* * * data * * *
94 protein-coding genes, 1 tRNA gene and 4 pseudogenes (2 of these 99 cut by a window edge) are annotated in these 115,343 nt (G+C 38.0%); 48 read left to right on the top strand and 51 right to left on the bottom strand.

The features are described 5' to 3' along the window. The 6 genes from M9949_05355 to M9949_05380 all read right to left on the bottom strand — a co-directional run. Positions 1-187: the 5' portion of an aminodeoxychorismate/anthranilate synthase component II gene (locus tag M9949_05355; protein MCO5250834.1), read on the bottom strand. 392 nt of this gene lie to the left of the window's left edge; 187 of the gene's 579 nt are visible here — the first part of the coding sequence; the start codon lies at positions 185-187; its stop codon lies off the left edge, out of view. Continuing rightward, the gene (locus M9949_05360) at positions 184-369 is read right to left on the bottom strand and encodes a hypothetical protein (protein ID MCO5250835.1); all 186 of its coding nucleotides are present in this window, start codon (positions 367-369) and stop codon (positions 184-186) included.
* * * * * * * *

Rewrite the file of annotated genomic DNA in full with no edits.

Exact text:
94 protein-coding genes, 1 tRNA gene and 4 pseudogenes (2 of these 99 cut by a window edge) are annotated in these 115,343 nt (G+C 38.0%); 48 read left to right on the top strand and 51 right to left on the bottom strand.

The features are described 5' to 3' along the window. The 6 genes from M9949_05355 to M9949_05380 all read right to left on the bottom strand — a co-directional run. Positions 1-187: the 5' portion of an aminodeoxychorismate/anthranilate synthase component II gene (locus tag M9949_05355; protein MCO5250834.1), read on the bottom strand. 392 nt of this gene lie to the left of the window's left edge; 187 of the gene's 579 nt are visible here — the first part of the coding sequence; the start codon lies at positions 185-187; its stop codon lies off the left edge, out of view. Continuing rightward, the gene (locus M9949_05360) at positions 184-369 is read right to left on the bottom strand and encodes a hypothetical protein (protein ID MCO5250835.1); all 186 of its coding nucleotides are present in this window, start codon (positions 367-369) and stop codon (positions 184-186) included.